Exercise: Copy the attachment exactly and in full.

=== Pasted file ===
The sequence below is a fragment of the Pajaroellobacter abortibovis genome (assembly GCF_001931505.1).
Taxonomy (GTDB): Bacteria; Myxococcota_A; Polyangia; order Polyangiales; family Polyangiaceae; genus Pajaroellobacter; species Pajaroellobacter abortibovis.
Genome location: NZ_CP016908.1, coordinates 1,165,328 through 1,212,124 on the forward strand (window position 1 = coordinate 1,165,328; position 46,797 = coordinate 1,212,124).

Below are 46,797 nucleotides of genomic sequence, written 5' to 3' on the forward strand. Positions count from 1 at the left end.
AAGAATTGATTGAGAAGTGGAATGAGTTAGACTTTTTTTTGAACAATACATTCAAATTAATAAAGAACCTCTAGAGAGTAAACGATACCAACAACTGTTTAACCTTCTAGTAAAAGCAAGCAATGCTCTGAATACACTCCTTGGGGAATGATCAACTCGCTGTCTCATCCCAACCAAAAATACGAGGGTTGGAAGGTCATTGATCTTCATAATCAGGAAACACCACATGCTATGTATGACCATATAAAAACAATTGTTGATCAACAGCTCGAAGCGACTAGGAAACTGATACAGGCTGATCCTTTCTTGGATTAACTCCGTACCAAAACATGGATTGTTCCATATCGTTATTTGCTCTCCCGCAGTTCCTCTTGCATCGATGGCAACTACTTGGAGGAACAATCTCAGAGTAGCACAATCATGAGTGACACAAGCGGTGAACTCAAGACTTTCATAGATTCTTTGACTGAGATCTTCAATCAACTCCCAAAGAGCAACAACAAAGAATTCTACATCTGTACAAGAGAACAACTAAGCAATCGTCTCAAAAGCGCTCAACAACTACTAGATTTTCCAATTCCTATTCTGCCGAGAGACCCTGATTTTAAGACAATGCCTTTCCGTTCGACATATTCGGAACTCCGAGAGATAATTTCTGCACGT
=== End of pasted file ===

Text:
The sequence below is a fragment of the Pajaroellobacter abortibovis genome (assembly GCF_001931505.1).
Taxonomy (GTDB): Bacteria; Myxococcota_A; Polyangia; order Polyangiales; family Polyangiaceae; genus Pajaroellobacter; species Pajaroellobacter abortibovis.
Genome location: NZ_CP016908.1, coordinates 1,165,328 through 1,212,124 on the forward strand (window position 1 = coordinate 1,165,328; position 46,797 = coordinate 1,212,124).

Below are 46,797 nucleotides of genomic sequence, written 5' to 3' on the forward strand. Positions count from 1 at the left end.
AAGAATTGATTGAGAAGTGGAATGAGTTAGACTTTTTTTTGAACAATACATTCAAATTAATAAAGAACCTCTAGAGAGTAAACGATACCAACAACTGTTTAACCTTCTAGTAAAAGCAAGCAATGCTCTGAATACACTCCTTGGGGAATGATCAACTCGCTGTCTCATCCCAACCAAAAATACGAGGGTTGGAAGGTCATTGATCTTCATAATCAGGAAACACCACATGCTATGTATGACCATATAAAAACAATTGTTGATCAACAGCTCGAAGCGACTAGGAAACTGATACAGGCTGATCCTTTCTTGGATTAACTCCGTACCAAAACATGGATTGTTCCATATCGTTATTTGCTCTCCCGCAGTTCCTCTTGCATCGATGGCAACTACTTGGAGGAACAATCTCAGAGTAGCACAATCATGAGTGACACAAGCGGTGAACTCAAGACTTTCATAGATTCTTTGACTGAGATCTTCAATCAACTCCCAAAGAGCAACAACAAAGAATTCTACATCTGTACAAGAGAACAACTAAGCAATCGTCTCAAAAGCGCTCAACAACTACTAGATTTTCCAATTCCTATTCTGCCGAGAGACCCTGATTTTAAGACAATGCCTTTCCGTTCGACATATTCGGAACTCCGAGAGATAATTTCTGCACGT